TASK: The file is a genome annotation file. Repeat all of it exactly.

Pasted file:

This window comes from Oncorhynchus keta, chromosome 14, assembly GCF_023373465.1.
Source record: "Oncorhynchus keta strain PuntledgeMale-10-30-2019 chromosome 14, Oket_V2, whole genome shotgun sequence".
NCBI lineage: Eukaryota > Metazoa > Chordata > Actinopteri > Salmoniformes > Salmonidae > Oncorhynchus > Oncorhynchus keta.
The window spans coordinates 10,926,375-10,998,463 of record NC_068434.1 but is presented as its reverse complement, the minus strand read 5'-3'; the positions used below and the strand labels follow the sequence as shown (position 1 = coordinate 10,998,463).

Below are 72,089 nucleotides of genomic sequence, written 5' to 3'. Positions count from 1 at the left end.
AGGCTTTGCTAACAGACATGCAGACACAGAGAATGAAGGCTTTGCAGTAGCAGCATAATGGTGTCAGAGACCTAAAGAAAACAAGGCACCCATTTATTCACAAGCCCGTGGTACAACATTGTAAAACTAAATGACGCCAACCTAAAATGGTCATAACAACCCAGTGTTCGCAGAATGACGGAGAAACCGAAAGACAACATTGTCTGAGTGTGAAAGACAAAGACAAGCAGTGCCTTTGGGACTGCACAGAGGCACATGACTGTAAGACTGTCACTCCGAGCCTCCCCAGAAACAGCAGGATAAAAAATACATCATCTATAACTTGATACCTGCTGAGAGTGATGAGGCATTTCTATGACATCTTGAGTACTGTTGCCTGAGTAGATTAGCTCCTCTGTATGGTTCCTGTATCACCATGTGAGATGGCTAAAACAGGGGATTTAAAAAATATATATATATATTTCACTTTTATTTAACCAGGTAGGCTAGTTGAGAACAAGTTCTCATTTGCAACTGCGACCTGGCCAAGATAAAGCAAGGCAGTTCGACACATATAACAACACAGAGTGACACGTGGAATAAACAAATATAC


This window comes from Oncorhynchus keta, chromosome 14, assembly GCF_023373465.1.
Source record: "Oncorhynchus keta strain PuntledgeMale-10-30-2019 chromosome 14, Oket_V2, whole genome shotgun sequence".
NCBI lineage: Eukaryota > Metazoa > Chordata > Actinopteri > Salmoniformes > Salmonidae > Oncorhynchus > Oncorhynchus keta.
The window spans coordinates 10,926,375-10,998,463 of record NC_068434.1 but is presented as its reverse complement, the minus strand read 5'-3'; the positions used below and the strand labels follow the sequence as shown (position 1 = coordinate 10,998,463).

Below are 72,089 nucleotides of genomic sequence, written 5' to 3'. Positions count from 1 at the left end.
AGGCTTTGCTAACAGACATGCAGACACAGAGAATGAAGGCTTTGCAGTAGCAGCATAATGGTGTCAGAGACCTAAAGAAAACAAGGCACCCATTTATTCACAAGCCCGTGGTACAACATTGTAAAACTAAATGACGCCAACCTAAAATGGTCATAACAACCCAGTGTTCGCAGAATGACGGAGAAACCGAAAGACAACATTGTCTGAGTGTGAAAGACAAAGACAAGCAGTGCCTTTGGGACTGCACAGAGGCACATGACTGTAAGACTGTCACTCCGAGCCTCCCCAGAAACAGCAGGATAAAAAATACATCATCTATAACTTGATACCTGCTGAGAGTGATGAGGCATTTCTATGACATCTTGAGTACTGTTGCCTGAGTAGATTAGCTCCTCTGTATGGTTCCTGTATCACCATGTGAGATGGCTAAAACAGGGGATTTAAAAAATATATATATATATTTCACTTTTATTTAACCAGGTAGGCTAGTTGAGAACAAGTTCTCATTTGCAACTGCGACCTGGCCAAGATAAAGCAAGGCAGTTCGACACATATAACAACACAGAGTGACACGTGGAATAAACAAATATAC